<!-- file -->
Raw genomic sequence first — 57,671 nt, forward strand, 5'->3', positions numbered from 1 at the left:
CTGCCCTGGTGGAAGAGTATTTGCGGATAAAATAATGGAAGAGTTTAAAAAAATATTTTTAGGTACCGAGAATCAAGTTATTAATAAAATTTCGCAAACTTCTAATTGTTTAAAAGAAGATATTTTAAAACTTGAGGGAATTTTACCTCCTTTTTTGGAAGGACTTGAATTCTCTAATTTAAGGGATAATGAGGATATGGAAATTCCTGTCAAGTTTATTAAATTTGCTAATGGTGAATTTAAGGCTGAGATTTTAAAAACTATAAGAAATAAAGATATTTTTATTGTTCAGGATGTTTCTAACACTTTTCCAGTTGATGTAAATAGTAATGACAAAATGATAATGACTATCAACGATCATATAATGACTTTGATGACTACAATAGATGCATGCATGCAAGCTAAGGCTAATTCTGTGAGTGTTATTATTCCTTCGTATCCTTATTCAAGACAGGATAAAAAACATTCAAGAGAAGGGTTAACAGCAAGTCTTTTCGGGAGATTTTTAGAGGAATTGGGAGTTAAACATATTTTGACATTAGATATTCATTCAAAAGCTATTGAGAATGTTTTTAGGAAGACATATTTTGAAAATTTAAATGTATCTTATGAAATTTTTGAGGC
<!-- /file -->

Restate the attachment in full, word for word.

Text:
Raw genomic sequence first — 57,671 nt, forward strand, 5'->3', positions numbered from 1 at the left:
CTGCCCTGGTGGAAGAGTATTTGCGGATAAAATAATGGAAGAGTTTAAAAAAATATTTTTAGGTACCGAGAATCAAGTTATTAATAAAATTTCGCAAACTTCTAATTGTTTAAAAGAAGATATTTTAAAACTTGAGGGAATTTTACCTCCTTTTTTGGAAGGACTTGAATTCTCTAATTTAAGGGATAATGAGGATATGGAAATTCCTGTCAAGTTTATTAAATTTGCTAATGGTGAATTTAAGGCTGAGATTTTAAAAACTATAAGAAATAAAGATATTTTTATTGTTCAGGATGTTTCTAACACTTTTCCAGTTGATGTAAATAGTAATGACAAAATGATAATGACTATCAACGATCATATAATGACTTTGATGACTACAATAGATGCATGCATGCAAGCTAAGGCTAATTCTGTGAGTGTTATTATTCCTTCGTATCCTTATTCAAGACAGGATAAAAAACATTCAAGAGAAGGGTTAACAGCAAGTCTTTTCGGGAGATTTTTAGAGGAATTGGGAGTTAAACATATTTTGACATTAGATATTCATTCAAAAGCTATTGAGAATGTTTTTAGGAAGACATATTTTGAAAATTTAAATGTATCTTATGAAATTTTTGAGGC